Citizen Science in Europe, as elsewhere, continues to manifest itself in a variety of different ways. While attracting interest across multiple sectors of society, its definition remains unclear. The first CS Track White Paper on Themes, objectives and participants of citizen science activities has just been published and, along with the initial results of the first large scale survey into participation in citizen science, provides an important overview of who participates in citizen science projects and what motivates them. This short report focuses on one aspect that emerges in this white paper.
Citizen Science Participants – who are they?
Participants and who they are, have a significant impact on the objectives and outcomes of citizen science projects. However, existing information on the demographics of participants in citizen science projects is very limited and most studies have focused on a single project or programme. Furthermore, certain groups, like young people, are underrepresented in the available data.
What our research team has gathered from the literature and the initial results of the CS Track large-scale survey is the following:
- Well-educated, affluent participants outnumber less affluent participants,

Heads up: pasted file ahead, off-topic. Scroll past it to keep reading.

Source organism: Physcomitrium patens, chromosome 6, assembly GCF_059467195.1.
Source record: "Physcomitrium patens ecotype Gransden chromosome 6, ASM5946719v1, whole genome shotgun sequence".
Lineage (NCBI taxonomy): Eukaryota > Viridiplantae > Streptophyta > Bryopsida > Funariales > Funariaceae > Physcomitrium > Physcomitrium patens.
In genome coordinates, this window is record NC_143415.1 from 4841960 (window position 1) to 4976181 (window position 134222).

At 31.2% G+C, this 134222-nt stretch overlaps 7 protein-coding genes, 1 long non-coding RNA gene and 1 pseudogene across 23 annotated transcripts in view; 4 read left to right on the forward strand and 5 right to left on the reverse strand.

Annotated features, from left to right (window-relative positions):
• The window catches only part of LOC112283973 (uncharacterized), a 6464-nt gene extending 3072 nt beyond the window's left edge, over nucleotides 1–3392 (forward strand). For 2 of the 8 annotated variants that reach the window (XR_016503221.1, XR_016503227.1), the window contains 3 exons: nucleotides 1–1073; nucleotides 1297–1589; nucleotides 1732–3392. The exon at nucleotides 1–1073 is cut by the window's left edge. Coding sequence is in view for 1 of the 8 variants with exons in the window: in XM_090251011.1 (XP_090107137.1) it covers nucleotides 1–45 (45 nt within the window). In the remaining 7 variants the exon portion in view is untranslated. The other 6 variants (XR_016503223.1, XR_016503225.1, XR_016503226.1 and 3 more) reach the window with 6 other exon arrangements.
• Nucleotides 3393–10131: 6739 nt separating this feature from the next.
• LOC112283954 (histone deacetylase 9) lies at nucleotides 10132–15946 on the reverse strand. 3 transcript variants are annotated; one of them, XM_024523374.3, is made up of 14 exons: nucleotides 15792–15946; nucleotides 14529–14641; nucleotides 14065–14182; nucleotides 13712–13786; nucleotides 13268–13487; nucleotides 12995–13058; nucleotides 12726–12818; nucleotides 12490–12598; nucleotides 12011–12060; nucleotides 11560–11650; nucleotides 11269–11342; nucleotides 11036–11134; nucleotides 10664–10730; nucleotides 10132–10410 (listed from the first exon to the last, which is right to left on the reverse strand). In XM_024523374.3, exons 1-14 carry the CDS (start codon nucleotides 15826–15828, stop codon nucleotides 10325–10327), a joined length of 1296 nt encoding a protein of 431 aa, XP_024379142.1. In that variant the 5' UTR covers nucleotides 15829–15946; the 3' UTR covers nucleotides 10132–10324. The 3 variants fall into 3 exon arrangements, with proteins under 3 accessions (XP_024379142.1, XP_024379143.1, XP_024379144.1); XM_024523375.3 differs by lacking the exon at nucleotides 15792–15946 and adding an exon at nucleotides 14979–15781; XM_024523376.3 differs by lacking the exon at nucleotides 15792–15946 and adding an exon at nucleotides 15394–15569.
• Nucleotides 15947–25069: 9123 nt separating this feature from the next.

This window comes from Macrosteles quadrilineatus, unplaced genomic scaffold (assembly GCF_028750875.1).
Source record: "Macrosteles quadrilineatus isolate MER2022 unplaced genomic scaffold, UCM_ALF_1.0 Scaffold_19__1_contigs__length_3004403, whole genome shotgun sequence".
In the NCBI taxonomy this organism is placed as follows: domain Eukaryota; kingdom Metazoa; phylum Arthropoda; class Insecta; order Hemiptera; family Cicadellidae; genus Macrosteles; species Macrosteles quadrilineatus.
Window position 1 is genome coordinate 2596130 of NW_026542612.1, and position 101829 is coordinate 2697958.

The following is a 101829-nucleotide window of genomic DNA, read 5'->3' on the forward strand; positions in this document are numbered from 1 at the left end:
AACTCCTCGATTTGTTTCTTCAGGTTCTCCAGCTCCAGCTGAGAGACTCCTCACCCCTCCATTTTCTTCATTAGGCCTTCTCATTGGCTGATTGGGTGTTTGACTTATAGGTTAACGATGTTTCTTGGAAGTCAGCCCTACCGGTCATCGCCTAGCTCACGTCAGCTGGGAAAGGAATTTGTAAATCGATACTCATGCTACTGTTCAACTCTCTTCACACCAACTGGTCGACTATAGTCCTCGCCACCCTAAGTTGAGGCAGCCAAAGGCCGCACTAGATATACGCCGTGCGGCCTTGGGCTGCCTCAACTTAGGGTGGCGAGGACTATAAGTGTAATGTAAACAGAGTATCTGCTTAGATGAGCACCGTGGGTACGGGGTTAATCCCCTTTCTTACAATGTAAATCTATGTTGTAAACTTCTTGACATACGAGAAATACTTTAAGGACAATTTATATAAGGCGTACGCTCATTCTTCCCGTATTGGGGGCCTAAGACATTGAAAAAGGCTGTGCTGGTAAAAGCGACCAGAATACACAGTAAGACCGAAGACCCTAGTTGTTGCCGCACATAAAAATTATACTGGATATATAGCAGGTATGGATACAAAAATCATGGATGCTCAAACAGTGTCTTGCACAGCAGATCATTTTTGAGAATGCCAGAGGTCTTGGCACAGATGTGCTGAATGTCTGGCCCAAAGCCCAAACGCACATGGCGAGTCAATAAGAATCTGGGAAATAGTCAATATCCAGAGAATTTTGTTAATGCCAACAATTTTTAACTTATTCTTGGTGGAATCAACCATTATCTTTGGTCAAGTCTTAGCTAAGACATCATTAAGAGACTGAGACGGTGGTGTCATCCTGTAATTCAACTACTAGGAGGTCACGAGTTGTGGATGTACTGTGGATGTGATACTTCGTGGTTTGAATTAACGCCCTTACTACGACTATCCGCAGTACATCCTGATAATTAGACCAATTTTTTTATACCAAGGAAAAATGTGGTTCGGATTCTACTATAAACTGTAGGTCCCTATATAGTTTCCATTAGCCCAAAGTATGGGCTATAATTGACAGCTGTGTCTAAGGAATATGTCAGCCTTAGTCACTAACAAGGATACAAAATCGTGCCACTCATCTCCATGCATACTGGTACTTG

- More men than women take part in many of the programmes that have been analysed.
- Citizen scientists seem to be white, middle-aged, scientifically literate or generally interested in science or scientific topics.
- Scientists, academics, teachers, science students and people who have a passion for the outdoors are among the groups of people most likely to take part in citizen science.
- In agricultural, biological and environmental science-based programmes, participants are often scientists themselves, science teachers or students, conservation group members, backpackers or hikers or other outdoor enthusiasts – in other words people who care about nature.
- Community and youth citizen science projects are underrepresented in the available data.
It is worth highlighting that this underrepresentation of certain groups and demographics is not consistent with a democratic approach to science.
Citizen Science Participants – what motivates them?
The reasons why people take part in citizen science projects are many and varied. For many participants, the reasons are related to general interest in the theme or topic, a desire to help and personal growth.
According to initial findings from the survey, the most important factors are interest in the theme and topic, contributing to scientific research and opportunities to learn. The least important factors are rewards and potential benefit for the participant’s career.
This Briefing Report is based on the CS Track Public Deliverable 4.2 entitled White paper: Themes, objectives and participants of citizen science activities.
Additional statistical evidence comes from the first analysis of the results of the large-scale survey into Citizen Science project participation carried out by CS Track in early 2021, complete results to be published shortly.
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